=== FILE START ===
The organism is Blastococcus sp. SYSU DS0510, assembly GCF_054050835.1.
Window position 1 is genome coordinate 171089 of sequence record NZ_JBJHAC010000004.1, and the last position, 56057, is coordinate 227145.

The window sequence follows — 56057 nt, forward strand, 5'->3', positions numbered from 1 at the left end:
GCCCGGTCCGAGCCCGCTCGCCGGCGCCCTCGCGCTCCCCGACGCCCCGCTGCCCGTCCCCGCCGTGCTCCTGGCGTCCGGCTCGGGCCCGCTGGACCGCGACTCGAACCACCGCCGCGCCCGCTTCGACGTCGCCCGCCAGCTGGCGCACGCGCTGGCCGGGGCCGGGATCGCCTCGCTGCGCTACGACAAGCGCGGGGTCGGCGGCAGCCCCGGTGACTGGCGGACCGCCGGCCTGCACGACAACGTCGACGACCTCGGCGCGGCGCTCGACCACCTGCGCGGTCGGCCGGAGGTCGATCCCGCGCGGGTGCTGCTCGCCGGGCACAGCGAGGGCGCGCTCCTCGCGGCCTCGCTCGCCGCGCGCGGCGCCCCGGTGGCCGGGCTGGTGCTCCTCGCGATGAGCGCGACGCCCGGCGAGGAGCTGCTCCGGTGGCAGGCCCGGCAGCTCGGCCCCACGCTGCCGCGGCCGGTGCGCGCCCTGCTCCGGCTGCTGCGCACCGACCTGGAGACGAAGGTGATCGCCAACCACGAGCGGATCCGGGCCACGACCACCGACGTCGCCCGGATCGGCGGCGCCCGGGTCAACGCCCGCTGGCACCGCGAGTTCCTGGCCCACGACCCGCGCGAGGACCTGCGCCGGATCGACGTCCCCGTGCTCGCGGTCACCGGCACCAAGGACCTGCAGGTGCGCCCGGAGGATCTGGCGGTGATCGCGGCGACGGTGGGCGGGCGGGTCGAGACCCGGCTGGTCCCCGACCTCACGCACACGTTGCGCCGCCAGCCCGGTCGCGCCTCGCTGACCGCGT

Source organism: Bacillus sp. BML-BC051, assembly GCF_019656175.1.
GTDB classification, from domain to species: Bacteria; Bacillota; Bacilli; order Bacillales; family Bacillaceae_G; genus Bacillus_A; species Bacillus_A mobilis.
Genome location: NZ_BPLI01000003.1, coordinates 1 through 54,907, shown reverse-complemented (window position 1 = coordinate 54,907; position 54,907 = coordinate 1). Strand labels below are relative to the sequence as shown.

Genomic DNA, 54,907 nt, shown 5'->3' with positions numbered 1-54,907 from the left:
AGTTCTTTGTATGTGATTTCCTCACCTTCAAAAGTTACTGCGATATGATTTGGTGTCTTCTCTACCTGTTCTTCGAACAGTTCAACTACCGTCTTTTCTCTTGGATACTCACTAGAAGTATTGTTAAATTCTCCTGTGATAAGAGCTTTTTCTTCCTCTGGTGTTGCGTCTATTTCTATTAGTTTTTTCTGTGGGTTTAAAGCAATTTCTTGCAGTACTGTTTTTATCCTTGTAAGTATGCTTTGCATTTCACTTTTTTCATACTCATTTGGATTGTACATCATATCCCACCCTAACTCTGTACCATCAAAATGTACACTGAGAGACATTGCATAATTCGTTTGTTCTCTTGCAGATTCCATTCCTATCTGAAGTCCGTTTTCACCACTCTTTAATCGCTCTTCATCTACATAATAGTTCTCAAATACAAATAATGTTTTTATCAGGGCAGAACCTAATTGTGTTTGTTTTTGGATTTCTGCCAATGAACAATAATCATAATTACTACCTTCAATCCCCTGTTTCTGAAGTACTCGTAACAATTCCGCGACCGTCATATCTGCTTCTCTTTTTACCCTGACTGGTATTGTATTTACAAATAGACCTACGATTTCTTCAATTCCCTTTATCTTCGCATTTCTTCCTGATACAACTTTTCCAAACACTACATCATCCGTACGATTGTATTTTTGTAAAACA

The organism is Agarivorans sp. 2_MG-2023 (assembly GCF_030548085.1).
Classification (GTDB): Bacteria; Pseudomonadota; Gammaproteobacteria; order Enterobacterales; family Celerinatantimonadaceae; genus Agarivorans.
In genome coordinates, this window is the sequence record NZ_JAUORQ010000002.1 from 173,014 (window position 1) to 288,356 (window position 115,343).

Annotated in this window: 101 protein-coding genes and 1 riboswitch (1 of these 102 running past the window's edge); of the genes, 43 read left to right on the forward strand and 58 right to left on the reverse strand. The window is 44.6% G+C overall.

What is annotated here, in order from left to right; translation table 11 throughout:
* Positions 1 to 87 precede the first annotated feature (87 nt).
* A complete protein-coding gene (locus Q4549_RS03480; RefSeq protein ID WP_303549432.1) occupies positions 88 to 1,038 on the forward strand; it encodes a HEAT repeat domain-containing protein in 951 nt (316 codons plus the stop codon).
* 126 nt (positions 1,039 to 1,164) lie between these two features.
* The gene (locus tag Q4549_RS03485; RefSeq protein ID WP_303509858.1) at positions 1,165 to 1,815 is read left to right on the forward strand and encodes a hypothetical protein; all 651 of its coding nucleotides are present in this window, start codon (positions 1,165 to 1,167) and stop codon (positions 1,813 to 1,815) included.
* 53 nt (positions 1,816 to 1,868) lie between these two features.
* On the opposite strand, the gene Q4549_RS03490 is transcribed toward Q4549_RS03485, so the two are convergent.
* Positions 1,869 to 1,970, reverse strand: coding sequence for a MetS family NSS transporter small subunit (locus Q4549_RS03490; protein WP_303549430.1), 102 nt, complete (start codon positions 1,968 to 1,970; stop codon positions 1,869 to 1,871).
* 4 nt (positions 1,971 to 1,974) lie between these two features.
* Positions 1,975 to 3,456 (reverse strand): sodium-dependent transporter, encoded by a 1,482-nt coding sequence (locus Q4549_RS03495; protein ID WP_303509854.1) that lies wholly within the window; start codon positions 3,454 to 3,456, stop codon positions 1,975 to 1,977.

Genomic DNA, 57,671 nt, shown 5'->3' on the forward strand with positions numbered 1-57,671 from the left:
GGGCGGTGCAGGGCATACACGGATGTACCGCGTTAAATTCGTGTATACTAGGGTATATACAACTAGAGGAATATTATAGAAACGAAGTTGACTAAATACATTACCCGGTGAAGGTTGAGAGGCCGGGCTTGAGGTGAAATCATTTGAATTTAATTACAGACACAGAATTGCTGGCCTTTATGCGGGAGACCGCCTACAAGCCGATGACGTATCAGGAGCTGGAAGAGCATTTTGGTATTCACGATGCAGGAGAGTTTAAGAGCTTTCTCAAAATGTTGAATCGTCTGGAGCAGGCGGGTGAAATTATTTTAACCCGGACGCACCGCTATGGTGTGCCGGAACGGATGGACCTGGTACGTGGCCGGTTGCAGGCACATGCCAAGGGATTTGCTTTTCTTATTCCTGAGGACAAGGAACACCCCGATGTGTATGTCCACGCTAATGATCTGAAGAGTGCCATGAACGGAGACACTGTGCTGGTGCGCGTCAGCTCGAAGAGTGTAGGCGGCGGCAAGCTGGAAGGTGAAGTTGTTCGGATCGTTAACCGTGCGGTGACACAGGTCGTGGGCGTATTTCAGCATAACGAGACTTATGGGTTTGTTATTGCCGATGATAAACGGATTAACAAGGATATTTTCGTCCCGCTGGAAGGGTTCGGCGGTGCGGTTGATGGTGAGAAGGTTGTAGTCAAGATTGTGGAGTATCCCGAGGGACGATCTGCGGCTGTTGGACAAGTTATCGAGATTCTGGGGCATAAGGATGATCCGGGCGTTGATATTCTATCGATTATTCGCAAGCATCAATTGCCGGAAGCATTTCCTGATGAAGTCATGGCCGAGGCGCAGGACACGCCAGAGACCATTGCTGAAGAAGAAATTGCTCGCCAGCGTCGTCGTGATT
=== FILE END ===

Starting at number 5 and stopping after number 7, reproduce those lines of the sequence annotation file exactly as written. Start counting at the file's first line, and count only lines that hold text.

Source organism: Bacillus sp. BML-BC051, assembly GCF_019656175.1.
GTDB classification, from domain to species: Bacteria; Bacillota; Bacilli; order Bacillales; family Bacillaceae_G; genus Bacillus_A; species Bacillus_A mobilis.
Genome location: NZ_BPLI01000003.1, coordinates 1 through 54,907, shown reverse-complemented (window position 1 = coordinate 54,907; position 54,907 = coordinate 1). Strand labels below are relative to the sequence as shown.